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The Daily Bucket is a regular feature of the Backyard Science group.  It's the place to note any observations you have made of the natural world around you. New birds passing through? No-see-ums making your daily walks difficult? Frog music? You can report anything of interest going on in your natural neighborhood. All we ask is that let us know where you are located, as close as is comfortable for you.
Seattle. May 6, 2014.
Stopped at the Wetland and peered into the pond shallows for a bit. The light was perfect for seeing all the way to the bottom, maybe six inches. There were some odd little aquatic worms that live in colonies, half buried in the mud. They wave back and forth until a shadow passes, then retreat into their holes. I recognized glassworms, too, a lot of them, all just quietly suspended halfway between the surface and the muddy bottoms. And I think there were tadpoles - at least they looked like what tadpoles look like, but very small. Chorus frog tadpoles?  I didn't have a net or collection bottle with me, but tomorrow's another day. - From a comment I posted on April 22, 2014.
Sometimes life just gets in the way, and I didn't get back to wetland with either net or collection bottle for over ten days, but I did check back on April 28 during the weekly bird count. Again, the light was perfect for seeing all the way to the bottom of the pond, and this time there were huge numbers of these little tadpole-like creatures suspended halfway between the surface and the muddy bottoms. They were just far enough out from the pond's edge that I was able to focus on them with my binoculars, and after many minutes of peering I was able remember enough that I could make a very crude sketch.
April 28, field notes from Wetland.

For those who can't make out my horrible handwriting, here's the translation:
1000's!
tadpoles? - no,
sit at
surface.
positioned vertically
mostly they drift
pale
tail
sometimes wriggle
More below the wriggling orange mass of mysterious creatures -->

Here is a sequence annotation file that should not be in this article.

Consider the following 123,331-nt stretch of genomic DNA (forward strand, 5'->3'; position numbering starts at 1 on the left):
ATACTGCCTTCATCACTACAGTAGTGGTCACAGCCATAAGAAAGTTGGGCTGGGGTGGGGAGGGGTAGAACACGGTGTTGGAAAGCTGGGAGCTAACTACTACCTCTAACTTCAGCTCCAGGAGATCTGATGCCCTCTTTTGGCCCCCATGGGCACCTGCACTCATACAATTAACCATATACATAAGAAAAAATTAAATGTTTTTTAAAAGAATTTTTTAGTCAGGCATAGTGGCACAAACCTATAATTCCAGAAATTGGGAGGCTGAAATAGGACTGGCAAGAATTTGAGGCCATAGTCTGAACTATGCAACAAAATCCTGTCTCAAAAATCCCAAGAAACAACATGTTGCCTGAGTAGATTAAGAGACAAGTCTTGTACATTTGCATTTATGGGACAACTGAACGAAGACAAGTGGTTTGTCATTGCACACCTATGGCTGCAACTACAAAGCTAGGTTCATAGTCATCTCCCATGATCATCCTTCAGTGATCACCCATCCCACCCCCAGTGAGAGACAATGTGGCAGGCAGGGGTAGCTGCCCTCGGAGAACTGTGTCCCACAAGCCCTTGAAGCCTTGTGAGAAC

I made my way back to the pond on May 2 with net and collection bottle, determined to collect at least one of these creatures. My catch brought me a sweet wriggling mass of perhaps 30 of them, as well as a number of glassworms and a lone shrimp-like creature. The temperature of the collected pond water was 18C.

The collection water sat in dim light on the top of the piano until the next evening, when I set up a kitchen photo studio.

May 3, 2014.  Kitchen photo setup.

And with the camera set on macro, got this image through the murky water.

May 3, 2014. Chaoborus pupae, collected from the Wetland May 2, 2014.

There's no way to describe the animation of this scene, the way the creatures would float in such stillness, then manically writhe, one or two at time, to float in a different space in the water. I was happy to see that there were such differences among them, remembering how difficult it was to recall what they looked like when I tried sketching them the week before. At the same time, I found it horrifying in the way they would position themselves with their little eyes peering out at me, and their little horns sticking out from the top of their heads.

May 3, 2014. Chaoborus pupa collected from the Wetland May 2, 2014.

They were definitely not tadpoles.

So I went to The Google, and found another image, perhaps even more horrifying.

Chaoborus sp. pupa.

This one from a photographer in the Nederlands, Piet Spaans, described as Chaborus sp. pupa: the pupa of a Glassworm.

Ah. Look again at my kitchen photo set up above. I'd found Mr. Spaans' image before setting up the photo shoot, so had put the collection bottle inside a second glass container and topped it all off with a coffee filter, figuring that anything emerging from an underwater pupa would be trapped inside the whole apparatus. Indeed, within 48 hours I found this mature Glassworm Midge resting between the collection bottle and the secondary container.

May 4 or 5, 2014. Chaoborus adult, emerged from pupa taken from Wetland pond May 3, 2014.

When mature, Glassworm Midges are quite lovely.

It appears that the glassworm I discovered back on April 4 was one of the very first to grace the Wetland Pond this year. I have no clue if the conditions then allowed it to mature and fly, but have learned that in late April and early May of 2014 the Chaborus midges at the Wetland Pond were ripening at a furious pace.

I returned the remaining Chaborus pupae from the collection bottle to the Wetland pond this afternoon.

May 6, 2014. Chaborus midges from the Wetland Pond began to mature between late April and early May.

###

Your turn. What's happening in your natural neighborhood this first week of May? There's no need to stick to the topic of glassworms, and everyone is welcome to toss their notes into the Bucket.

I'll not be in until early afternoon, and then just for a bit before needing to head out to take my turn watching for Barred Owlets in the Forest. You all know what to do.

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